Compatibility

Although AMD "verified" the ability for computers with Ryzen processors to boot Windows 7 and Windows 10, Microsoft officially supports Ryzen only on computers running Windows 10 per support policies. Windows Update blocks updates from being installed on Ryzen systems running versions older than Windows 10 – although that restriction can be avoided either by not installing its respective update, or be bypassed entirely with an unofficial patch.[57] And while AMD initially stated they would only provide Ryzen chipset drivers for Windows 10,[58] AMD's Ryzen / Threadripper chipset driver package does list and include official drivers for Windows 7.[59] Ryzen processors are compatible with Linux; the full performance of Ryzen is enabled in kernel version 4.10 or newer.[60]

Initial reception

The first Ryzen 7 1700, 1700X, and 1800X processors debuted in early March 2017, and were generally well received by hardware reviewers.[61][62][63] Ryzen was the first brand new architecture from AMD in five years, and without very much initial fine-tuning or optimization, it ran generally well for reviewers.[64] Initial Ryzen chips ran well with software and games already on the market, performing exceptionally well in workstation scenarios, and well in most gaming scenarios. Compared to Piledriver-powered FX chips, Zen-powered Ryzen chips ran cooler, much faster, and used less power. IPC uplift was eventually gauged to be 52% higher than Excavator, which was two full generations ahead of the architecture still being used in AMD's FX-series desktop predecessors like the FX-8350 and FX-8370.[1] Power consumption and heat were found to be highly competitive with Intel, and the included Wraith coolers were generally competitive with higher-priced aftermarket solutions.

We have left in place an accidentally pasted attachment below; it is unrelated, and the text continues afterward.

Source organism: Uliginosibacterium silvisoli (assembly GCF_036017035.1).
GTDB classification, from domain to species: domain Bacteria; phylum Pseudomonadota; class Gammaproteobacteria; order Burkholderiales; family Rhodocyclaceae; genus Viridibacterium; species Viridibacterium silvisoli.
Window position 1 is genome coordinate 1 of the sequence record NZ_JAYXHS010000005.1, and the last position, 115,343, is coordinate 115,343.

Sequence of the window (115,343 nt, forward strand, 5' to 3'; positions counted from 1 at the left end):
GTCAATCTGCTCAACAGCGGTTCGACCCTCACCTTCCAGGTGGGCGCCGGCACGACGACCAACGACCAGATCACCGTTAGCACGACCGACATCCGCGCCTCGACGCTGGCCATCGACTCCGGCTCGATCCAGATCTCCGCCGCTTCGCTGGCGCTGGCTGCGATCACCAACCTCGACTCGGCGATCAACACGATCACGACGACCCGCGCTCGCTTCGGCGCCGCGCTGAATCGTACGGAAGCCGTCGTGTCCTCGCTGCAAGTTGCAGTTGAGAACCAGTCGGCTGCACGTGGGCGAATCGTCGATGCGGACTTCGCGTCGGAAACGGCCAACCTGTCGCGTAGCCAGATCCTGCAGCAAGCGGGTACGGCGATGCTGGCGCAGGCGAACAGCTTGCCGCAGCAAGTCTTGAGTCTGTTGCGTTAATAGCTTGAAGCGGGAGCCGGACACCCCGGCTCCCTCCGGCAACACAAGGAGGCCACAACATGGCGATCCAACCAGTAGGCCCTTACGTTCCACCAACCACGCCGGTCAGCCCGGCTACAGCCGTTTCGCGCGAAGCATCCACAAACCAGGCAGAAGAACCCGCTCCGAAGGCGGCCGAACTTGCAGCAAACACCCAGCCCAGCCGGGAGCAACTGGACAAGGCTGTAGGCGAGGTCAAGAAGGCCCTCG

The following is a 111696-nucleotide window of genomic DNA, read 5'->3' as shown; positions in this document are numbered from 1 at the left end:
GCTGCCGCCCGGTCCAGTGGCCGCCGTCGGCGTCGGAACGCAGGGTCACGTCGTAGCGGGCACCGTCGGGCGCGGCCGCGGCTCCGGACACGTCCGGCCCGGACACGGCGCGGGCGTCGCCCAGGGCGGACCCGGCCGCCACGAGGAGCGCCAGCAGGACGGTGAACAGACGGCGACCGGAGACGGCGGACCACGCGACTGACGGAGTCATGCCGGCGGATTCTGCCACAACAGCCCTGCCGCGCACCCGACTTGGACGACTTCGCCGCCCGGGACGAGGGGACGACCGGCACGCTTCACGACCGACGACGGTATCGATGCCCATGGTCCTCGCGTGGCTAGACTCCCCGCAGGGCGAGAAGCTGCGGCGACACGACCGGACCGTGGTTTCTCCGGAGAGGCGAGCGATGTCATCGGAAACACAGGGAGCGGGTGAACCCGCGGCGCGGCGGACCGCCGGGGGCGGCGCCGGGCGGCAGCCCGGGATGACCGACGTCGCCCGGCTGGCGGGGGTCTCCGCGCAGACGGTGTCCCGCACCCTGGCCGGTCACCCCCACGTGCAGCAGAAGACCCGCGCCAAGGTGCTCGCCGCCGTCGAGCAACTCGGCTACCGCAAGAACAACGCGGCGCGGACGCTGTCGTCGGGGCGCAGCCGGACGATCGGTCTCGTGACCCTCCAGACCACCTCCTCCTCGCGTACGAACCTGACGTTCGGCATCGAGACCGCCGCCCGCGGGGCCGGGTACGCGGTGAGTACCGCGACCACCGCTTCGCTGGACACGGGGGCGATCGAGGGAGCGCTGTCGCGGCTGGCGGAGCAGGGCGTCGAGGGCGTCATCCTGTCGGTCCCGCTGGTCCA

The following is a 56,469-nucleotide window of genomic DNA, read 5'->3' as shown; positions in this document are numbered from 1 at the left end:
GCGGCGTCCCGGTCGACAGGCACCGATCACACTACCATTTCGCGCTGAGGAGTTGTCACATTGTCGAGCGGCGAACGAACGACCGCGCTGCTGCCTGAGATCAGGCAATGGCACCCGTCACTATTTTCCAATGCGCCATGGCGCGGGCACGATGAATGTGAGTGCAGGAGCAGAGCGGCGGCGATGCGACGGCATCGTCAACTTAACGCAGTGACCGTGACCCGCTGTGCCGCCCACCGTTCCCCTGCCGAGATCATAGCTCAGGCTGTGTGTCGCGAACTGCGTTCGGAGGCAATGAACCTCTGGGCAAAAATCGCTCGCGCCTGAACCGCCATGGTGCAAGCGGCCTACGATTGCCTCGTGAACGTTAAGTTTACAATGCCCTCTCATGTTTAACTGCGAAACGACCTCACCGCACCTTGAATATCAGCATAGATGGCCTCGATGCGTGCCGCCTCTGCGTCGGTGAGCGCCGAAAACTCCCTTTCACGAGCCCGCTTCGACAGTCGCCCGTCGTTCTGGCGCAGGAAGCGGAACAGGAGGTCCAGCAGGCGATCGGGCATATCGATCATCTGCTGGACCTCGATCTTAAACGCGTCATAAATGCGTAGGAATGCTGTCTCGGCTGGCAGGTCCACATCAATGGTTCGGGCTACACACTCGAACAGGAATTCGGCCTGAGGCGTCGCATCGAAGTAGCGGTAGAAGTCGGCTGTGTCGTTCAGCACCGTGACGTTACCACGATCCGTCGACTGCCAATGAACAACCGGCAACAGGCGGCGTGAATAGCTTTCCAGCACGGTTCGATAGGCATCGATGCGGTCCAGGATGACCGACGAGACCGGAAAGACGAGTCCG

Ryzen's multi-threaded performance, in some cases while using Blender or other open-source software, was around four times the performance of the FX-8370.[65] One reviewer found that Ryzen chips would typically outperform competing Intel i7 processors for a fraction of the price when all eight cores were utilized.[65]

One complaint among a subset of reviewers, however, was that Ryzen processors fell behind their Intel counterparts when running older games, or running certain newer games at mainstream resolutions such as 720p or 1080p.[66] AMD acknowledged the gaming performance deficit at low resolutions during a Reddit "Ask Me Anything Q & A thread", where they explained that updates and patches were being developed.[67] Subsequent updates to Ashes of the Singularity: Escalation and Rise of the Tomb Raider increased frame rates 17–31% on Ryzen systems.[68][69] id Software announced in April 2017 it would optimize its future games to make use of the greater parallelism available on Ryzen CPUs.[70]

It has been suggested that low core utilization resulted in Ryzen processors being underutilized, therefore reflecting lower than expected scores, especially when coupled with the fact that Zen's slightly lower IPC relies on full core utilization.[71][72][73] However, AMD and others have argued thread scheduling is not the fundamental issue to Windows 10 performance.[74][75] There were also issues with AM4 motherboards and their BIOS, which was resulting in many Ryzen chips being underclocked, partially shut off, or generally hindered by BIOS bugs.[citation needed]

Known issues

Ryzen faced hard system locks when an application executes certain sequences of FMA3 instructions.[76] AMD stated in mid-March 2017 that the issue would be fixed via new microcode included in UEFI updates from motherboard manufacturers.[citation needed]

Some early Ryzen processors produce segmentation faults on certain workloads on Linux.[77] AMD has offered to replace the affected processors with newer ones that are not affected by the problem.[78]

See also



This article uses material from the Wikipedia article "Ryzen", which is released under the Creative Commons Attribution-Share-Alike License 3.0. There is a list of all authors in Wikipedia